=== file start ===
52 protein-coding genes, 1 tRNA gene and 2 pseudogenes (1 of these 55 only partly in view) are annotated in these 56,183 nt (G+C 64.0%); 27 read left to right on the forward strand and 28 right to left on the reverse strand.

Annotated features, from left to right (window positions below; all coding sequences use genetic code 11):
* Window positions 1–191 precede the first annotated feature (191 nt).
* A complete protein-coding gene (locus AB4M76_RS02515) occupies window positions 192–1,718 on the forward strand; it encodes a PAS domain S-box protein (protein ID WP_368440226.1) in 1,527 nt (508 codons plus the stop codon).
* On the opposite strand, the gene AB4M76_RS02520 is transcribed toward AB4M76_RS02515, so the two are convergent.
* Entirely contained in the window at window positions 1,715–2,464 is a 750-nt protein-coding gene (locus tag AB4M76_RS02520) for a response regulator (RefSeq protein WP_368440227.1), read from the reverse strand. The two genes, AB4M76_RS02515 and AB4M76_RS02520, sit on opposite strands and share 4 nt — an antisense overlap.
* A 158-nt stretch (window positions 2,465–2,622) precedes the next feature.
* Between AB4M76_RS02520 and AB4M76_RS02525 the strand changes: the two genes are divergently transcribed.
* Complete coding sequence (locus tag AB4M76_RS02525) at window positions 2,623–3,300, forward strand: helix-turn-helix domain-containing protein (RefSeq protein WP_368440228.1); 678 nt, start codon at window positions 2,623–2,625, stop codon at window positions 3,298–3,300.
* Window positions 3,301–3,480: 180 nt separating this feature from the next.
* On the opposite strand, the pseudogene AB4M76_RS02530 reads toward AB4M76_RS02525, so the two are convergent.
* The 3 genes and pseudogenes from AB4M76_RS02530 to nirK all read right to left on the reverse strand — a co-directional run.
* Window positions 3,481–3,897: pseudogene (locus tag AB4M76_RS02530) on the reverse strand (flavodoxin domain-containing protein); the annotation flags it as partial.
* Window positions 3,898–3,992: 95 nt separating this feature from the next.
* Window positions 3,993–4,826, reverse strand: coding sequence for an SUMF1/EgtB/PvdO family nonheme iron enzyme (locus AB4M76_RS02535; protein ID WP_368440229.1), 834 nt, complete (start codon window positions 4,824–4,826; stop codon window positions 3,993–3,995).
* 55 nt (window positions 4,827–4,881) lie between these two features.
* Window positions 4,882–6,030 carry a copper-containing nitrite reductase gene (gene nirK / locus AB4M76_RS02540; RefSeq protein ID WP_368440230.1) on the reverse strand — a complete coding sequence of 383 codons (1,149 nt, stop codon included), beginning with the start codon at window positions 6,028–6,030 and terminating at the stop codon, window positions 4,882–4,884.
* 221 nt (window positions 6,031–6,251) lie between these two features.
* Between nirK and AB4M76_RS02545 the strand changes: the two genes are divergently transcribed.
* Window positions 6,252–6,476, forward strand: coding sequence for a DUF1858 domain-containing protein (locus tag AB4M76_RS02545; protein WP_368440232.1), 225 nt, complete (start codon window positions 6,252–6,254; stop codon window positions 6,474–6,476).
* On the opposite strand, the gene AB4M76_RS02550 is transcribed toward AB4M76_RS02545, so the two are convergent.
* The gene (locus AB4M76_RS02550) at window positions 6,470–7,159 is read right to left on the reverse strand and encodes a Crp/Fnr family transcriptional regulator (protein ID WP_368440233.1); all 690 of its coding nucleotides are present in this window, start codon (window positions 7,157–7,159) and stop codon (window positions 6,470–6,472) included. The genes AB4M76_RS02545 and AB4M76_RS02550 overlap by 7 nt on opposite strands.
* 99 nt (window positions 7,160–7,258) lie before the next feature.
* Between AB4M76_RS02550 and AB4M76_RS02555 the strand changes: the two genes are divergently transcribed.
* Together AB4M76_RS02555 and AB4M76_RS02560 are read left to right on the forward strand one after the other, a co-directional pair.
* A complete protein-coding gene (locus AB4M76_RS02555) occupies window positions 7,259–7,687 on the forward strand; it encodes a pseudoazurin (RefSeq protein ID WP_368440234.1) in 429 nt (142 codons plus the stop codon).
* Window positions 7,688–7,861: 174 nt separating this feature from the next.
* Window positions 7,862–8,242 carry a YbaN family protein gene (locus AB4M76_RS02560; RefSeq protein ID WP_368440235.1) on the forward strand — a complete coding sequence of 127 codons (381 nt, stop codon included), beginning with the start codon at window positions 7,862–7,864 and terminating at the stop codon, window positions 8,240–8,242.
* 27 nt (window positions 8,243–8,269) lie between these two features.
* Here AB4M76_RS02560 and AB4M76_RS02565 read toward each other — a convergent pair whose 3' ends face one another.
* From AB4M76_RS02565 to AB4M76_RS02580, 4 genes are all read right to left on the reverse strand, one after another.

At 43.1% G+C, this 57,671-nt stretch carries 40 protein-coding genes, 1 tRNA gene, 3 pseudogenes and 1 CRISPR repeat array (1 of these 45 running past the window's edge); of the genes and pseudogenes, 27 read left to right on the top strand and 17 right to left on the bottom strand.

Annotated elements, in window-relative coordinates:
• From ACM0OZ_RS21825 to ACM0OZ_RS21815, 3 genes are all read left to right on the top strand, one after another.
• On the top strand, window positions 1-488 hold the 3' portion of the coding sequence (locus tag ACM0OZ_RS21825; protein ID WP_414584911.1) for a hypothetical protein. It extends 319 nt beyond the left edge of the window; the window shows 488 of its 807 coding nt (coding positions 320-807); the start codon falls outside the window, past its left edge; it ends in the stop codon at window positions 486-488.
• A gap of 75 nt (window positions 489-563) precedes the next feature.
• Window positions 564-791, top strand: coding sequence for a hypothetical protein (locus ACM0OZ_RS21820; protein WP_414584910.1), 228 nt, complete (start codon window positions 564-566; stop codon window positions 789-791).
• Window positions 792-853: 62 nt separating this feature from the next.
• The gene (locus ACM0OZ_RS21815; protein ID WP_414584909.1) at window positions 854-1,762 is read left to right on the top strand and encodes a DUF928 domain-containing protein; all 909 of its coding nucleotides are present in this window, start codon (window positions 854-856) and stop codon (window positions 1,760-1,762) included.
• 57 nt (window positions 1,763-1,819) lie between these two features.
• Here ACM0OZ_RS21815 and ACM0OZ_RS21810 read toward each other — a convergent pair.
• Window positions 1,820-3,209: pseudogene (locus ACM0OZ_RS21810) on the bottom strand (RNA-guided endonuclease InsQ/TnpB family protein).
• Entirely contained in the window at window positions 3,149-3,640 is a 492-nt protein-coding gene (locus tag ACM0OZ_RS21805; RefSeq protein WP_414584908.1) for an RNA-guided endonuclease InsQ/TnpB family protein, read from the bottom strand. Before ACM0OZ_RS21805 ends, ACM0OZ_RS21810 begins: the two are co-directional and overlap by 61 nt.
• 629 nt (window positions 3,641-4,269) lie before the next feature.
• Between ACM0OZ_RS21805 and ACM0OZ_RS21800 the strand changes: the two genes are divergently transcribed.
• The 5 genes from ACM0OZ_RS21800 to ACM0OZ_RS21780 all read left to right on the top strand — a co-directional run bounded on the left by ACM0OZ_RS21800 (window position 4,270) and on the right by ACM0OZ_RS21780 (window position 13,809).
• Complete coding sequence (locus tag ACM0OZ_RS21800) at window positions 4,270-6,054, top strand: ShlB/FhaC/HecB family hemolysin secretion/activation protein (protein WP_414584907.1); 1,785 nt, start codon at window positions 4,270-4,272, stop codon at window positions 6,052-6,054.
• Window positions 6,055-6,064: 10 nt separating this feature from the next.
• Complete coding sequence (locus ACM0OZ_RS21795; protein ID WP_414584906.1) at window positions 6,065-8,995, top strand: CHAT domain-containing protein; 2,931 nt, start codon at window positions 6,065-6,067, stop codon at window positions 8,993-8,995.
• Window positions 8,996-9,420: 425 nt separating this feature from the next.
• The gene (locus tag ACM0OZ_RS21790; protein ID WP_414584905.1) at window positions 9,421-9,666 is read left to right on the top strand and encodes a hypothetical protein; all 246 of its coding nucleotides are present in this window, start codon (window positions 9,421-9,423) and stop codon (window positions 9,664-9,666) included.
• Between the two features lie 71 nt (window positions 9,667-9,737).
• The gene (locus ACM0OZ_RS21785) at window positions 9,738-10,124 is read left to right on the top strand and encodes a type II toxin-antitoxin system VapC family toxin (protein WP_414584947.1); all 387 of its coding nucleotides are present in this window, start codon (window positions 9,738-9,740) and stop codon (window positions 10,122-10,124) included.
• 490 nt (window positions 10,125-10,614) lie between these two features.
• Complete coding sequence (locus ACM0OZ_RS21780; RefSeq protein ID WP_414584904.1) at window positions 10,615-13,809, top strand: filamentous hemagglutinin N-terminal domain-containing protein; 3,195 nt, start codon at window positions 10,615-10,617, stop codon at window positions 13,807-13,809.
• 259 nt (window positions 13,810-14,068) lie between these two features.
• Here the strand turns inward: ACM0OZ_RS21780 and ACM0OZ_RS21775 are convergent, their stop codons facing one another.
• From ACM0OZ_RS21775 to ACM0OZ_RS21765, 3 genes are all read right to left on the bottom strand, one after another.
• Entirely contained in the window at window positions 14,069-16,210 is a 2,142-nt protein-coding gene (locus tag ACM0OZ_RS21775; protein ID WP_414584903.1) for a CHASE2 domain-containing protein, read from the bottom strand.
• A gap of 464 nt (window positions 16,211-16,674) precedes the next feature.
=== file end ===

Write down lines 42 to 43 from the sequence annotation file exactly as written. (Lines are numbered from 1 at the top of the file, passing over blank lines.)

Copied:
• Window positions 1,820-3,209: pseudogene (locus ACM0OZ_RS21810) on the bottom strand (RNA-guided endonuclease InsQ/TnpB family protein).
• Entirely contained in the window at window positions 3,149-3,640 is a 492-nt protein-coding gene (locus tag ACM0OZ_RS21805; RefSeq protein WP_414584908.1) for an RNA-guided endonuclease InsQ/TnpB family protein, read from the bottom strand. Before ACM0OZ_RS21805 ends, ACM0OZ_RS21810 begins: the two are co-directional and overlap by 61 nt.